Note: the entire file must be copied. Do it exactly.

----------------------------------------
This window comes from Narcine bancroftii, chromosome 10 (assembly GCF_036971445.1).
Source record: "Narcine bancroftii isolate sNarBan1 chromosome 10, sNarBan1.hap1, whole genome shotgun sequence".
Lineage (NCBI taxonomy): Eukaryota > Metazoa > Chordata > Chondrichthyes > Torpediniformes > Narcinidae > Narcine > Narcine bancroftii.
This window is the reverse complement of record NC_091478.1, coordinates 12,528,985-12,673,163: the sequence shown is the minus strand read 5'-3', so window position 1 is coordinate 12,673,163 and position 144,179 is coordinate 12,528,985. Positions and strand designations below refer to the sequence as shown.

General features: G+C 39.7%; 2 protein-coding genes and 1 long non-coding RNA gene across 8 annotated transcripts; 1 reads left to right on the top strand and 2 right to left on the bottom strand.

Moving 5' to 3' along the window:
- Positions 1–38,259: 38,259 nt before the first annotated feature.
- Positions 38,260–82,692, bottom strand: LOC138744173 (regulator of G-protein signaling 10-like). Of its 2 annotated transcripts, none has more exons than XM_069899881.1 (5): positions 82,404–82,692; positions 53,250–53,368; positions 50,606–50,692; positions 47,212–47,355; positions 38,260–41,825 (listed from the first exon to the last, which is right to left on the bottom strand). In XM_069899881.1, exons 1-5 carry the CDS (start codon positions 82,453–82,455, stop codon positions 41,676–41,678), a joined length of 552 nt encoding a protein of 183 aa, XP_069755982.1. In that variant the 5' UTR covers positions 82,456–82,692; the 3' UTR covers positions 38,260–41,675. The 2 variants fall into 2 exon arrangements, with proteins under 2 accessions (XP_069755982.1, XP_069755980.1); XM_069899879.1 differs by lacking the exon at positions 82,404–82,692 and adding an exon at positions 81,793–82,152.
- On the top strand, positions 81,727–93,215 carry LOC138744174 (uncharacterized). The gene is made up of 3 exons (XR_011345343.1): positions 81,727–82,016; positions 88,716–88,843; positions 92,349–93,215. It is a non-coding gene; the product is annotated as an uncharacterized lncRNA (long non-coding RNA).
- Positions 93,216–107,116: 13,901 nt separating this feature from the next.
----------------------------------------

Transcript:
This window comes from Narcine bancroftii, chromosome 10 (assembly GCF_036971445.1).
Source record: "Narcine bancroftii isolate sNarBan1 chromosome 10, sNarBan1.hap1, whole genome shotgun sequence".
Lineage (NCBI taxonomy): Eukaryota > Metazoa > Chordata > Chondrichthyes > Torpediniformes > Narcinidae > Narcine > Narcine bancroftii.
This window is the reverse complement of record NC_091478.1, coordinates 12,528,985-12,673,163: the sequence shown is the minus strand read 5'-3', so window position 1 is coordinate 12,673,163 and position 144,179 is coordinate 12,528,985. Positions and strand designations below refer to the sequence as shown.

General features: G+C 39.7%; 2 protein-coding genes and 1 long non-coding RNA gene across 8 annotated transcripts; 1 reads left to right on the top strand and 2 right to left on the bottom strand.

Moving 5' to 3' along the window:
- Positions 1–38,259: 38,259 nt before the first annotated feature.
- Positions 38,260–82,692, bottom strand: LOC138744173 (regulator of G-protein signaling 10-like). Of its 2 annotated transcripts, none has more exons than XM_069899881.1 (5): positions 82,404–82,692; positions 53,250–53,368; positions 50,606–50,692; positions 47,212–47,355; positions 38,260–41,825 (listed from the first exon to the last, which is right to left on the bottom strand). In XM_069899881.1, exons 1-5 carry the CDS (start codon positions 82,453–82,455, stop codon positions 41,676–41,678), a joined length of 552 nt encoding a protein of 183 aa, XP_069755982.1. In that variant the 5' UTR covers positions 82,456–82,692; the 3' UTR covers positions 38,260–41,675. The 2 variants fall into 2 exon arrangements, with proteins under 2 accessions (XP_069755982.1, XP_069755980.1); XM_069899879.1 differs by lacking the exon at positions 82,404–82,692 and adding an exon at positions 81,793–82,152.
- On the top strand, positions 81,727–93,215 carry LOC138744174 (uncharacterized). The gene is made up of 3 exons (XR_011345343.1): positions 81,727–82,016; positions 88,716–88,843; positions 92,349–93,215. It is a non-coding gene; the product is annotated as an uncharacterized lncRNA (long non-coding RNA).
- Positions 93,216–107,116: 13,901 nt separating this feature from the next.